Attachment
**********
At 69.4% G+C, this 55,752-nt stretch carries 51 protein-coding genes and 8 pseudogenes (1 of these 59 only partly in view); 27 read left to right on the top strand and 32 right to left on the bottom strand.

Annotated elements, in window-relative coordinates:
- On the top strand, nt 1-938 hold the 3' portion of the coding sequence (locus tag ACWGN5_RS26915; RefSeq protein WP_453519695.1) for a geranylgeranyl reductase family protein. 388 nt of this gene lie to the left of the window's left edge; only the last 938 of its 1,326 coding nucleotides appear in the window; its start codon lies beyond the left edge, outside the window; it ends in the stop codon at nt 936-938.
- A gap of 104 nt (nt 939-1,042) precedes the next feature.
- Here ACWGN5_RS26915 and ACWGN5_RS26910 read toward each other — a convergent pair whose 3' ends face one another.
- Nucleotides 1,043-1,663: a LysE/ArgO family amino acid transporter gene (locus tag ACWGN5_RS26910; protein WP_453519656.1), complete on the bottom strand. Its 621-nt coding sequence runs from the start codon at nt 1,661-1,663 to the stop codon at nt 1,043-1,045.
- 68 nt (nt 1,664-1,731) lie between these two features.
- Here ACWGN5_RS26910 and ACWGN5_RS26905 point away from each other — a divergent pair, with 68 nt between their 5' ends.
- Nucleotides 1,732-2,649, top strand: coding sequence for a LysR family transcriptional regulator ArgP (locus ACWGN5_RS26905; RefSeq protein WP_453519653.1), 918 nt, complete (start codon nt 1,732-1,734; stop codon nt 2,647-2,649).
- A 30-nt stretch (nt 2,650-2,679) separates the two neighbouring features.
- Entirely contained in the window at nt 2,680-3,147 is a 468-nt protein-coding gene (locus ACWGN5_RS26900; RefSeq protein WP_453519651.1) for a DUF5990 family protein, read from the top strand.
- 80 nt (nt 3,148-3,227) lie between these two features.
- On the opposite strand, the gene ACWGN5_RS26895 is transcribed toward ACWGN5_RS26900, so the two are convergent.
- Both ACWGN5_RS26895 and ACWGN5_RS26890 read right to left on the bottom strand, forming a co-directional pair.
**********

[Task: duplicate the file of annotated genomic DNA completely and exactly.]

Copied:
At 69.4% G+C, this 55,752-nt stretch carries 51 protein-coding genes and 8 pseudogenes (1 of these 59 only partly in view); 27 read left to right on the top strand and 32 right to left on the bottom strand.

Annotated elements, in window-relative coordinates:
- On the top strand, nt 1-938 hold the 3' portion of the coding sequence (locus tag ACWGN5_RS26915; RefSeq protein WP_453519695.1) for a geranylgeranyl reductase family protein. 388 nt of this gene lie to the left of the window's left edge; only the last 938 of its 1,326 coding nucleotides appear in the window; its start codon lies beyond the left edge, outside the window; it ends in the stop codon at nt 936-938.
- A gap of 104 nt (nt 939-1,042) precedes the next feature.
- Here ACWGN5_RS26915 and ACWGN5_RS26910 read toward each other — a convergent pair whose 3' ends face one another.
- Nucleotides 1,043-1,663: a LysE/ArgO family amino acid transporter gene (locus tag ACWGN5_RS26910; protein WP_453519656.1), complete on the bottom strand. Its 621-nt coding sequence runs from the start codon at nt 1,661-1,663 to the stop codon at nt 1,043-1,045.
- 68 nt (nt 1,664-1,731) lie between these two features.
- Here ACWGN5_RS26910 and ACWGN5_RS26905 point away from each other — a divergent pair, with 68 nt between their 5' ends.
- Nucleotides 1,732-2,649, top strand: coding sequence for a LysR family transcriptional regulator ArgP (locus ACWGN5_RS26905; RefSeq protein WP_453519653.1), 918 nt, complete (start codon nt 1,732-1,734; stop codon nt 2,647-2,649).
- A 30-nt stretch (nt 2,650-2,679) separates the two neighbouring features.
- Entirely contained in the window at nt 2,680-3,147 is a 468-nt protein-coding gene (locus ACWGN5_RS26900; RefSeq protein WP_453519651.1) for a DUF5990 family protein, read from the top strand.
- 80 nt (nt 3,148-3,227) lie between these two features.
- On the opposite strand, the gene ACWGN5_RS26895 is transcribed toward ACWGN5_RS26900, so the two are convergent.
- Both ACWGN5_RS26895 and ACWGN5_RS26890 read right to left on the bottom strand, forming a co-directional pair.